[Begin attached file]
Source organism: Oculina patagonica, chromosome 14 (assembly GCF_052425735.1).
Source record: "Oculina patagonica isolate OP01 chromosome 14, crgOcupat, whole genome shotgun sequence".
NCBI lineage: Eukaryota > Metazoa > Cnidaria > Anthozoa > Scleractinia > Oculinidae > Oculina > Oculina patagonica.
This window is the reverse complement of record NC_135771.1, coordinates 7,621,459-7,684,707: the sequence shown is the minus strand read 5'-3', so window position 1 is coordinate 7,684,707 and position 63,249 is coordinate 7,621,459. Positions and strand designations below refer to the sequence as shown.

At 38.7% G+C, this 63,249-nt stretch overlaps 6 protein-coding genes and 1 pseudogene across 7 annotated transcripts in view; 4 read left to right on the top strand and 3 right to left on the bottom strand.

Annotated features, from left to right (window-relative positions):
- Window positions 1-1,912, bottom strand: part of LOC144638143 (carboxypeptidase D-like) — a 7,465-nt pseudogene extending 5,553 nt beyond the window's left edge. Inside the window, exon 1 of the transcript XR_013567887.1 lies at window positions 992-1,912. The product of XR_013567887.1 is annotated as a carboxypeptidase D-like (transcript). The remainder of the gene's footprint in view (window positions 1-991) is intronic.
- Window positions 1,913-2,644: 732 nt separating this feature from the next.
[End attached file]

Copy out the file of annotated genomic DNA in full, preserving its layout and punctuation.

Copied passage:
Source organism: Oculina patagonica, chromosome 14 (assembly GCF_052425735.1).
Source record: "Oculina patagonica isolate OP01 chromosome 14, crgOcupat, whole genome shotgun sequence".
NCBI lineage: Eukaryota > Metazoa > Cnidaria > Anthozoa > Scleractinia > Oculinidae > Oculina > Oculina patagonica.
This window is the reverse complement of record NC_135771.1, coordinates 7,621,459-7,684,707: the sequence shown is the minus strand read 5'-3', so window position 1 is coordinate 7,684,707 and position 63,249 is coordinate 7,621,459. Positions and strand designations below refer to the sequence as shown.

At 38.7% G+C, this 63,249-nt stretch overlaps 6 protein-coding genes and 1 pseudogene across 7 annotated transcripts in view; 4 read left to right on the top strand and 3 right to left on the bottom strand.

Annotated features, from left to right (window-relative positions):
- Window positions 1-1,912, bottom strand: part of LOC144638143 (carboxypeptidase D-like) — a 7,465-nt pseudogene extending 5,553 nt beyond the window's left edge. Inside the window, exon 1 of the transcript XR_013567887.1 lies at window positions 992-1,912. The product of XR_013567887.1 is annotated as a carboxypeptidase D-like (transcript). The remainder of the gene's footprint in view (window positions 1-991) is intronic.
- Window positions 1,913-2,644: 732 nt separating this feature from the next.